Sinking deeper and deeper into the Pryor Creek mud, Mike Schilz and Zach Farrand hauled in a long fish trap from the murky water.
After gathering up the sections of green netting, Schilz and Farrand pulled their wader-clad feet out of the muck and pulled the trap wriggling with more than 100 small fish to the creek bank.
Schilz, a recent Rocky Mountain College graduate, is trapping fish this summer along Pryor Creek south of Huntley with the help of a grant from the Yellowstone River Research Center.
Farrand, a current Rocky student, is helping Schilz courtesy of an internship with the Montana Fish Wildlife and Parks.
Farrand also received a YRRC grant this year for his own research on bats along the Yellowstone River.
The projects are among several student research projects funded by the center recently created by RMC professors.
Schilz’s study is documenting what kind of fish now swim in Pryor Creek after last year’s massive floods wiped out two manmade irrigation structures that kept most fish from coming into the creek from the Yellowstone River for 100 years.
The damaged structures were replaced by an irrigation siphon that runs under the creek and doesn’t create a barrier to the fish like the previous ones did.
Earlier this month, Schilz — with the help of the FWP — captured 800 fish in the Yellowstone and tagged them by injecting them with Passive Integrated Transponders, tiny devices smaller than a grain of rice that allow information to be retrieved when electronically scanned.
As he traps fish this summer, Schilz will check them to see if any are the ones he marked from the Yellowstone.
But his study goes beyond that to document all fish swimming into his traps and how they move along Pryor Creek.
One morning this week, his traps at different locations along Pryor Creek yielded catfish, shorthead red horse suckers, white suckers and flathead chubs.
Although most were small to medium-sized, Schilz captured one whopper of a channel catfish 22 inches long.
Working gingerly around the wickedly sharp spikes protecting the catfish’s sides and back, Schilz made a small hole in the fish’s anal fin near its tail with a paper punch and injected PIT tag along its spine.
He has been pricked by those pointed spikes and it hurts “like being stung by a bee.”
The study will help those managing fish at other streams along the Yellowstone where there are fish barriers, said Kayhan Ostovar, RMC assistant professor of biology and environmental science who got the YRRC off the ground.
The Yellowstone River Research Center is not a physical structure but an entity to bring people with an interest in the river together and give students more research opportunities.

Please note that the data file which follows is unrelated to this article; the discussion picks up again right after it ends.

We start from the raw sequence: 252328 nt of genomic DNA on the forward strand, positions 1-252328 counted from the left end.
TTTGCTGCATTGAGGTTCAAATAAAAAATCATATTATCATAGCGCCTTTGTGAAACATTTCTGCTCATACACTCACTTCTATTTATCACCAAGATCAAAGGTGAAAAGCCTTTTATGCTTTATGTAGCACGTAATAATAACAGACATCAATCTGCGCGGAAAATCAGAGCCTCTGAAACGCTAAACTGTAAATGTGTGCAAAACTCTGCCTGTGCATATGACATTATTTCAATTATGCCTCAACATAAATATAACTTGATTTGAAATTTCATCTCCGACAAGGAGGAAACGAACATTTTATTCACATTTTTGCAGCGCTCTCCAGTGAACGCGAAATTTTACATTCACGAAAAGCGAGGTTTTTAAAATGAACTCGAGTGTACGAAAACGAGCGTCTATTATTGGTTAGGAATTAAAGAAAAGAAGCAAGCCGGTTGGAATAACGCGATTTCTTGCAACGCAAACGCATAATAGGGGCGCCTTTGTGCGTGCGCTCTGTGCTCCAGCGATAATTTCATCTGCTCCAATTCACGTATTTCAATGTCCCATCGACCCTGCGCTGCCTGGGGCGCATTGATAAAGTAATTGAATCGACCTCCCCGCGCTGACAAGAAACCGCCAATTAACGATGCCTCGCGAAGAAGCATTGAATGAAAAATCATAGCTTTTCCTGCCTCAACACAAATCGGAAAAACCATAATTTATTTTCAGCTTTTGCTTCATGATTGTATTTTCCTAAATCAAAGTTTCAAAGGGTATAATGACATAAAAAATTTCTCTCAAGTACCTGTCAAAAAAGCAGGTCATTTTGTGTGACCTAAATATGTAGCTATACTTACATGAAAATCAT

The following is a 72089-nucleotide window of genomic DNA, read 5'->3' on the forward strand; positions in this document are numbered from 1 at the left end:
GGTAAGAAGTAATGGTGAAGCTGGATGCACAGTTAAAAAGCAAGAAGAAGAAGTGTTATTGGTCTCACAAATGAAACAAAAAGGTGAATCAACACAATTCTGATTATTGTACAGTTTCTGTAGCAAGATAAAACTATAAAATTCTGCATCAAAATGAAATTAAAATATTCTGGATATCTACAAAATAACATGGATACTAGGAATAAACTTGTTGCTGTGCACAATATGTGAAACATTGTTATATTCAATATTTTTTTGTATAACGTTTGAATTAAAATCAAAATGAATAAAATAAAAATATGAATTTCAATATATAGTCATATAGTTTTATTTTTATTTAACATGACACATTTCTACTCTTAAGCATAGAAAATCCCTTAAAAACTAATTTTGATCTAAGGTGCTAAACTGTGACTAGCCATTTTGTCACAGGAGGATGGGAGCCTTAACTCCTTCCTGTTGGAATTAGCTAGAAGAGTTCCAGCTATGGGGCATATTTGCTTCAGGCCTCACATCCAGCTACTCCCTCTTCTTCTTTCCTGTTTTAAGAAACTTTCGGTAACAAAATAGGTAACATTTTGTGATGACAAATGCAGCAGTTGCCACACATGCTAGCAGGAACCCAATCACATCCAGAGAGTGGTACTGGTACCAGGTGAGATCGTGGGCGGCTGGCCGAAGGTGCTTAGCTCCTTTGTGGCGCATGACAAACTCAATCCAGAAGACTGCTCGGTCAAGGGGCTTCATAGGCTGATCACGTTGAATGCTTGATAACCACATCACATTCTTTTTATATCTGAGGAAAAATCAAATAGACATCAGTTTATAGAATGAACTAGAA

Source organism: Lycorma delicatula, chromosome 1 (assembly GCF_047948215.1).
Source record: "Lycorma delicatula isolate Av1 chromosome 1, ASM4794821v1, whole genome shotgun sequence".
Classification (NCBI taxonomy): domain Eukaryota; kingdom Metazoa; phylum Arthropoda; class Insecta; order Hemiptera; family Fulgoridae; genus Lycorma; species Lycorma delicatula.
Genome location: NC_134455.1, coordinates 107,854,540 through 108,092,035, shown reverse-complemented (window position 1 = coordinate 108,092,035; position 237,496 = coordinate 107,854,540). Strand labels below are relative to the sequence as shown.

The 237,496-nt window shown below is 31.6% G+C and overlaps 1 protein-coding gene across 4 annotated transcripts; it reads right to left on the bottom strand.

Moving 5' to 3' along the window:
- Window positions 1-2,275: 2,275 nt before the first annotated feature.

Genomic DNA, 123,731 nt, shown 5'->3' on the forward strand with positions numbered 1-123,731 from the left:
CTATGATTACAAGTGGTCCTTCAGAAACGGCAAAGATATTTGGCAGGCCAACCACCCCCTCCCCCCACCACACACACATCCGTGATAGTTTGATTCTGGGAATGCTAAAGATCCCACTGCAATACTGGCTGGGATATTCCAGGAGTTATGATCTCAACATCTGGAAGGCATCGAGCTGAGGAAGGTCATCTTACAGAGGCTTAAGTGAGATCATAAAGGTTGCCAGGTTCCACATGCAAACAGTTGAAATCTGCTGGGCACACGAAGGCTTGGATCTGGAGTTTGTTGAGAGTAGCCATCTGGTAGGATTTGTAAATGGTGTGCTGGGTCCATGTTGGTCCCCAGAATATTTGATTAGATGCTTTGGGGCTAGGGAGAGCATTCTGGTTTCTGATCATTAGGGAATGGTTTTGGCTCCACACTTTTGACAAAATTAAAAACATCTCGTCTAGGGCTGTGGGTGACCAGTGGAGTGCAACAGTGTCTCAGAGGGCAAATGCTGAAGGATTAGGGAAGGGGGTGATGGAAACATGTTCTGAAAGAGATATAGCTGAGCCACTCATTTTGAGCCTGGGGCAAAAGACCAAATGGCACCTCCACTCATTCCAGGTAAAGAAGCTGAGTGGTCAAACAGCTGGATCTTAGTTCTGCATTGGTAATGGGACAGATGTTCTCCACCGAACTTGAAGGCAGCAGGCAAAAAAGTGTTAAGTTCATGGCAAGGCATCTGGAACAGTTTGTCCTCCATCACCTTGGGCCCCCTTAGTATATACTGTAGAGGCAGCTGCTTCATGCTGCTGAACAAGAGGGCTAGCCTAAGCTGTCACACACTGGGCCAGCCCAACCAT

RMC provided start-up money to get the YRRC going.
The YRRC is made up of several RMC professors who started talking more than a year ago about creating a center with a scientific focus on the Yellowstone River.
The ExxonMobil oil pipeline spill in the Yellowstone River near Laurel last summer spurred things along because it illustrated the need for more baseline studies of the basin before a crisis hits, Ostovar said.
There’s plenty to study.
The river and its watershed are vast, covering more than half the state.
Although still relatively pristine, the area is influenced by resource extraction, agriculture, industrial activity and human development, according the center’s website.
“The Yellowstone is remarkably understudied” considering its length as the longest undammed river in the United States and its importance to communities along it and downstream, said Derek Sjostrom, assistant professor of geology.
Projects funded through the center are meaningful, graduate-level research, said Lucas Ward, RMC visiting assistant professor of environmental science.
This year, the center gave students six grants ranging from a few hundred dollars to about $4,000. In addition to Schilz’ fish study and Farrand’s bat research, other student projects were: Brad Gwaltney, geological mapping of an area in the Paradise Valley; Jobe Traywick, geological study in Mongolia; Robert Walker, trout’s impact on amphibians in the Beartooth Mountains; and Cameron Sapp, osprey study.
The projects should help students in the future.
“Our hope is these students will go on to graduate school,” Ostovar said. “These projects will give them a leg up to do that.”
In addition to funding student research, the center promotes multidisciplinary collaboration between Rocky and conservation, state and federal groups that will benefit the Yellowstone.
“Everyone can do more research by cooperating,” Ostovar said.
Agencies may come to YRRC and ask for student help with field research projects or the center may go to them for help with student projects.
Other RMC professors involved in the center are: Toby Anderson, physics; Tom Kalakay, geology; Ulrich Hoensch, math; Jennifer Lyman, botany; and Emily Ward, geology.
The center’s steering committee includes Susan Gilbertz, a professor of geography and environmental science, and Neil Suits, assistant professor of geology and earth sciences, both from Montana State University Billings.
In the future, Rocky professors hope to bring MSU Billings students in on YRRC research. RMC and MSU Billings deans also are talking about an exchange of classes.
Those who started the YRRC hope student research projects will have implications beyond a student’s individual study.
Schilz’s study could help those managing fish on other tributaries of the Yellowstone.
In the meantime, the YRRC grant has helped Schilz, who grew up in Red Lodge, do what he loves, being outside working a physically demanding job as well as extending what he learned in the classroom.